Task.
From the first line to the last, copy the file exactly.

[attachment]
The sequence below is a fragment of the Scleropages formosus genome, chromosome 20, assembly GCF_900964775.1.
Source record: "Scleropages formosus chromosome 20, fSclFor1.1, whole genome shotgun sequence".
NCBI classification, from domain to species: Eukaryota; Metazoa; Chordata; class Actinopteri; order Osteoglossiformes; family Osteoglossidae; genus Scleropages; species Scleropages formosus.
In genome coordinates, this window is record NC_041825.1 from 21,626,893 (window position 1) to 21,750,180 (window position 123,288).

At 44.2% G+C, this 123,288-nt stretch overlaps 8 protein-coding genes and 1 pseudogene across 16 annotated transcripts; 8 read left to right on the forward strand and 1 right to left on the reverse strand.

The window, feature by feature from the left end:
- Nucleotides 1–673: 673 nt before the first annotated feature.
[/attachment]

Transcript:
The sequence below is a fragment of the Scleropages formosus genome, chromosome 20, assembly GCF_900964775.1.
Source record: "Scleropages formosus chromosome 20, fSclFor1.1, whole genome shotgun sequence".
NCBI classification, from domain to species: Eukaryota; Metazoa; Chordata; class Actinopteri; order Osteoglossiformes; family Osteoglossidae; genus Scleropages; species Scleropages formosus.
In genome coordinates, this window is record NC_041825.1 from 21,626,893 (window position 1) to 21,750,180 (window position 123,288).

At 44.2% G+C, this 123,288-nt stretch overlaps 8 protein-coding genes and 1 pseudogene across 16 annotated transcripts; 8 read left to right on the forward strand and 1 right to left on the reverse strand.

The window, feature by feature from the left end:
- Nucleotides 1–673: 673 nt before the first annotated feature.